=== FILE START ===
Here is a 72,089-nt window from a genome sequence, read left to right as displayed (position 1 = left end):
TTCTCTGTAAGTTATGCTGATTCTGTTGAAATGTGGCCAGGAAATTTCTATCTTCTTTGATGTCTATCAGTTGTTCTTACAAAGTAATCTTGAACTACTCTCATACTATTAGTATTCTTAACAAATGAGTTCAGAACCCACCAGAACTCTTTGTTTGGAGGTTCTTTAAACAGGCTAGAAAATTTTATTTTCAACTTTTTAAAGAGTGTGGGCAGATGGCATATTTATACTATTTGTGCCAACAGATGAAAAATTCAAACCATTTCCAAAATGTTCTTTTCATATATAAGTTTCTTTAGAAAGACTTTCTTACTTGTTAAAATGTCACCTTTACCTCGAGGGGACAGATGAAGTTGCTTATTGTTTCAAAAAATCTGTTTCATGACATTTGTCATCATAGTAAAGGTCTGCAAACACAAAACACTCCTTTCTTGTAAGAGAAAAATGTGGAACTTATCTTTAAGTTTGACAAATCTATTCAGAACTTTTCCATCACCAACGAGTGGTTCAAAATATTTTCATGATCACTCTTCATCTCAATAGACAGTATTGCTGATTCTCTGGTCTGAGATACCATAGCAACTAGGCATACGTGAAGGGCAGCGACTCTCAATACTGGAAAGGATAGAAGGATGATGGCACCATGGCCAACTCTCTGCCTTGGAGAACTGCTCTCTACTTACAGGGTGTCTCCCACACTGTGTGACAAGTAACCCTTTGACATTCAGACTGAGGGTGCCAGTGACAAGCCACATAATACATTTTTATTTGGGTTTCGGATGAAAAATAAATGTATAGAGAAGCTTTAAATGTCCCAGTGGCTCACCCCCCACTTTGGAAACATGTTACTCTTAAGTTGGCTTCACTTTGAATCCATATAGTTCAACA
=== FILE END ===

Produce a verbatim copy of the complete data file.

Here is a 72,089-nt window from a genome sequence, read left to right as displayed (position 1 = left end):
TTCTCTGTAAGTTATGCTGATTCTGTTGAAATGTGGCCAGGAAATTTCTATCTTCTTTGATGTCTATCAGTTGTTCTTACAAAGTAATCTTGAACTACTCTCATACTATTAGTATTCTTAACAAATGAGTTCAGAACCCACCAGAACTCTTTGTTTGGAGGTTCTTTAAACAGGCTAGAAAATTTTATTTTCAACTTTTTAAAGAGTGTGGGCAGATGGCATATTTATACTATTTGTGCCAACAGATGAAAAATTCAAACCATTTCCAAAATGTTCTTTTCATATATAAGTTTCTTTAGAAAGACTTTCTTACTTGTTAAAATGTCACCTTTACCTCGAGGGGACAGATGAAGTTGCTTATTGTTTCAAAAAATCTGTTTCATGACATTTGTCATCATAGTAAAGGTCTGCAAACACAAAACACTCCTTTCTTGTAAGAGAAAAATGTGGAACTTATCTTTAAGTTTGACAAATCTATTCAGAACTTTTCCATCACCAACGAGTGGTTCAAAATATTTTCATGATCACTCTTCATCTCAATAGACAGTATTGCTGATTCTCTGGTCTGAGATACCATAGCAACTAGGCATACGTGAAGGGCAGCGACTCTCAATACTGGAAAGGATAGAAGGATGATGGCACCATGGCCAACTCTCTGCCTTGGAGAACTGCTCTCTACTTACAGGGTGTCTCCCACACTGTGTGACAAGTAACCCTTTGACATTCAGACTGAGGGTGCCAGTGACAAGCCACATAATACATTTTTATTTGGGTTTCGGATGAAAAATAAATGTATAGAGAAGCTTTAAATGTCCCAGTGGCTCACCCCCCACTTTGGAAACATGTTACTCTTAAGTTGGCTTCACTTTGAATCCATATAGTTCAACA